Thursday, April 26, 2018
Public safety

Family warns of dangers of autoerotic asphyxiation and 'choking game'

CLEARWATER — When her grandson died suddenly, Carol Smith was stunned. At first police called it suicide. They'd found 13-year-old Eddie DeJesus hanging from a bar in his closet. Later, they determined that the middle schooler was practicing autoerotic asphyxiation — choking himself to increase sexual arousal.

On Sept. 17, Smith's daughter called from her home in Palm Beach Gardens, hysterical. She'd found Eddie unconscious when she came home from dropping his sister off at cheerleading practice. Smith got in her car and drove from Clearwater across the state.

At the hospital, they surrounded him with stuffed animals. He had just started football, just begun a new year in school. Family and friends held his hands. After four days, he was declared brain-dead.

"We're just in kind of denial that something like that could happen to that little boy," Smith said.

Now Smith and her family are publicly navigating their grief, warning others about the dangers of self-imposed choking in an effort to make sure other families can avoid the same pain.

DeJesus' father, Edward, has appeared in state and national media to talk about what happened to Eddie, Smith said. Less than a week after her grandson died, Smith wrote a letter to the Tampa Bay Times urging parents to talk to their children about choking.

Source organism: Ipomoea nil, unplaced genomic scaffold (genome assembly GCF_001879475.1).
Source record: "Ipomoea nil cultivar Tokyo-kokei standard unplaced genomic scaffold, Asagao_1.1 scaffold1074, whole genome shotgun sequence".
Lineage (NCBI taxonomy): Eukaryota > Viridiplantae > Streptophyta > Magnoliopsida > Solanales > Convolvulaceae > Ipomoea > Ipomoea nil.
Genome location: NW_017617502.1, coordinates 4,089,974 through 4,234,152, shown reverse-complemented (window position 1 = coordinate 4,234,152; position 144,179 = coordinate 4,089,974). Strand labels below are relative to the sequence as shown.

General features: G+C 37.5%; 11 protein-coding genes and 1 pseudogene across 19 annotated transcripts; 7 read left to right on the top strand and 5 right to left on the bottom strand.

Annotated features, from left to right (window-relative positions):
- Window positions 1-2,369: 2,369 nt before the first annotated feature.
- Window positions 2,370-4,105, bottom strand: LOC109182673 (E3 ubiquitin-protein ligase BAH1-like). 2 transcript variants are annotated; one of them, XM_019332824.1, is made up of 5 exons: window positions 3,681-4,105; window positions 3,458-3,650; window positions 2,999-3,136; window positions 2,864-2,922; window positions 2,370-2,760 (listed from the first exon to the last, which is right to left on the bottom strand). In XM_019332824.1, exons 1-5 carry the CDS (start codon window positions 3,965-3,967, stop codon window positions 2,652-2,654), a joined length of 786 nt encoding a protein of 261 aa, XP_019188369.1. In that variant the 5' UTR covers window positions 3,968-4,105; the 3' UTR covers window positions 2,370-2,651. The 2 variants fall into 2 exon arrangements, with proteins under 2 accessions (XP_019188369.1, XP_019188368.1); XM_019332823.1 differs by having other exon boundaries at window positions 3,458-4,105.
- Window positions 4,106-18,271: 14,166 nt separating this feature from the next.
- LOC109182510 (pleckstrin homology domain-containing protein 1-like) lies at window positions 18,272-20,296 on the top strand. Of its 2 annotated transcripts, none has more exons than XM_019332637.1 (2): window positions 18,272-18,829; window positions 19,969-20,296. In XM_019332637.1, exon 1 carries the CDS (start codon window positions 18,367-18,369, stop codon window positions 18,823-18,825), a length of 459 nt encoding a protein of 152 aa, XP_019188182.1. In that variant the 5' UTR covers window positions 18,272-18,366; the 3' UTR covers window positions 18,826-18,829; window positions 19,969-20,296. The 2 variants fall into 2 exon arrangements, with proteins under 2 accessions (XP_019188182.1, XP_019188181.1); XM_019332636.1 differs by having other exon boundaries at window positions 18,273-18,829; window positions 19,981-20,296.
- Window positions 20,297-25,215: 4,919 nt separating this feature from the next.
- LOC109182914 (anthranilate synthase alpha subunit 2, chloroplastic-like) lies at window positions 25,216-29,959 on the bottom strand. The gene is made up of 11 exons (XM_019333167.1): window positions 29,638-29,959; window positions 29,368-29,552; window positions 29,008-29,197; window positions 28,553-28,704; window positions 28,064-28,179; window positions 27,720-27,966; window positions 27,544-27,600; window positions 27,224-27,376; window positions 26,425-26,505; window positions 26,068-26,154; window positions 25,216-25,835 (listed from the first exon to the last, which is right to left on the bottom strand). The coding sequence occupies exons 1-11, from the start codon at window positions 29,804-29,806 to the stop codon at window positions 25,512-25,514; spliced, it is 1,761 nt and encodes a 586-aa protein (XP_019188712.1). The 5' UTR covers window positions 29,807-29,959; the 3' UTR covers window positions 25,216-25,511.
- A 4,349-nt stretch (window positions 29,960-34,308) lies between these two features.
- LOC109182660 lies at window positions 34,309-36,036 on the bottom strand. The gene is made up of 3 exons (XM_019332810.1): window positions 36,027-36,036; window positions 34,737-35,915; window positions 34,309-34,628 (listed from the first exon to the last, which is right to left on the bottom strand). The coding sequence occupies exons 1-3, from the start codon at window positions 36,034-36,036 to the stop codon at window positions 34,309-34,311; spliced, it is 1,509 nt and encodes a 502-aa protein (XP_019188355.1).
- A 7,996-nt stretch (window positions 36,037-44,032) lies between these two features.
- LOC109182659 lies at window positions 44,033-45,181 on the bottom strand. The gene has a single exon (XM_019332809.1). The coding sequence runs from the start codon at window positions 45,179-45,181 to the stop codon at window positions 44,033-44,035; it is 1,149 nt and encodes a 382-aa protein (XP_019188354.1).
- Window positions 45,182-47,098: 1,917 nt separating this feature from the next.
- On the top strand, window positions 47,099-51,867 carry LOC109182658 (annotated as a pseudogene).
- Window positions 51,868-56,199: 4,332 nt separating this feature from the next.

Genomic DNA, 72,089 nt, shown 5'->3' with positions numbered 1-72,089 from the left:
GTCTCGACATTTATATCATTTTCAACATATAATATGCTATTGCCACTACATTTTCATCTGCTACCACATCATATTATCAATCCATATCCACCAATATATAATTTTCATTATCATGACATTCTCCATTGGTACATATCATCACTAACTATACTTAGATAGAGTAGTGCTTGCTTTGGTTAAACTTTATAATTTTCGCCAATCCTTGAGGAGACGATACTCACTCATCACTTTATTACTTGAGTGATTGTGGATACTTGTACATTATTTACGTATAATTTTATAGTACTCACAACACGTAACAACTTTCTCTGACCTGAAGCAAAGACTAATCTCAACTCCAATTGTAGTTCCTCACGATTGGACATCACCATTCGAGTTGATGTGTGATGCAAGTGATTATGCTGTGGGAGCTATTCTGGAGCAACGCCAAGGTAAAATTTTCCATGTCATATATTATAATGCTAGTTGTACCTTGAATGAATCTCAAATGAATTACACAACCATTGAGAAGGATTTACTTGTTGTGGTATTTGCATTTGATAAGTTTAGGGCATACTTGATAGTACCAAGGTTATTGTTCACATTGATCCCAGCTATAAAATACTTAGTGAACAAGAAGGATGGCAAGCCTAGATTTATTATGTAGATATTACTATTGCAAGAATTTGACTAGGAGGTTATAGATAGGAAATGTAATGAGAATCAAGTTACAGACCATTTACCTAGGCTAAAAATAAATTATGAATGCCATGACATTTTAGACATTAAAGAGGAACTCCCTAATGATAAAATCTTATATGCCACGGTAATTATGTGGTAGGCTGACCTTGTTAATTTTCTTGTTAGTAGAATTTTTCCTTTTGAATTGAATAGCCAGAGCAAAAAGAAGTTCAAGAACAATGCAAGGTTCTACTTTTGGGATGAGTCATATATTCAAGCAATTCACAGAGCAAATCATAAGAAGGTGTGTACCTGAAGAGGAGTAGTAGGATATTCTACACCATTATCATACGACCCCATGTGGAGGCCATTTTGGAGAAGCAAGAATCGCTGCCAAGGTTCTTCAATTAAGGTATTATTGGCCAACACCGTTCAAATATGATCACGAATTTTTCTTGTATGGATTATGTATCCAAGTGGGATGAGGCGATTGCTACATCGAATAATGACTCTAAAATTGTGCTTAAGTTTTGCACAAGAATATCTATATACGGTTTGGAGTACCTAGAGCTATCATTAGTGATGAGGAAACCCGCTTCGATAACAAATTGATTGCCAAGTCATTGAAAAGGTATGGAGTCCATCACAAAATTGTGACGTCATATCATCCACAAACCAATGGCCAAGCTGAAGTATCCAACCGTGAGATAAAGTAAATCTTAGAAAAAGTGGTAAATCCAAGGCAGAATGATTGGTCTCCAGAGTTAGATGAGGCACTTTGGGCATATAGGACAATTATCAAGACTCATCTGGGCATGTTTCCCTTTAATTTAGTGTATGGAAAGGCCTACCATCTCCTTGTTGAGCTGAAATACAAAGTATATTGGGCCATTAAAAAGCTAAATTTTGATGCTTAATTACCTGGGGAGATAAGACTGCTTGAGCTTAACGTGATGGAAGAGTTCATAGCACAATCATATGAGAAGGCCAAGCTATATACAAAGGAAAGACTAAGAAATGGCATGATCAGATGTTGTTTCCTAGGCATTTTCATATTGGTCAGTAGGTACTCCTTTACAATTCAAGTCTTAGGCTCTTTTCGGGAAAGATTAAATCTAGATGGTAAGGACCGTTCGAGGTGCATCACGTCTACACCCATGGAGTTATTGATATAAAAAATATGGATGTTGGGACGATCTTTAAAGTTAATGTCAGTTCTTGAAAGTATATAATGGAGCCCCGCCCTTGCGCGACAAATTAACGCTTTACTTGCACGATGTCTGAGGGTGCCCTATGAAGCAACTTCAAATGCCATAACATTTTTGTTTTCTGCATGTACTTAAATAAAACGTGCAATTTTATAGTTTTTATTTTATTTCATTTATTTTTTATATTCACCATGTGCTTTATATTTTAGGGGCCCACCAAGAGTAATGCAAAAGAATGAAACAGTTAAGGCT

Denial won't help anyone, she said.

She also worries about a "choking game" she has heard described online and in local media.

Unlike autoerotic asphyxiation, which is meant to heighten arousal, young people who play the choking game are chasing a high that comes from cutting off the brain's supply of oxygen.

Peggy Johns, a Pinellas County schools health and wellness specialist, said the game isn't new.

"It's definitely on the radar," Johns said. "It's been around for a while, and it resurfaces every year."

In 2008, an 11-year-old St. Petersburg girl died after choking herself with a belt while playing the game with her 5-year-old sister.

Johns said there's no specific program that addresses playing the "choking game," also known as "suffocation roulette." Rather, the school district's plan focuses on teaching students why cutting off their air supply is dangerous.

That doesn't mean either behavior can't come up in conversation, Johns said. Efforts like Smith's can spark classroom conversations that help school staffers to talk openly with students about potential dangers.

"There's probably not one of our certified health education teachers who's not aware of this risk, this behavior, and probably embeds it in the program that they plan throughout the year," Johns said.

Smith hopes parents talk to their children about autoerotic asphyxiation and the choking game.

"No other parent should have to be devastated by this," she said.

Claire Wiseman can be reached at [email protected] or (727) 893-8804. Follow @clairelwiseman on Twitter.

 
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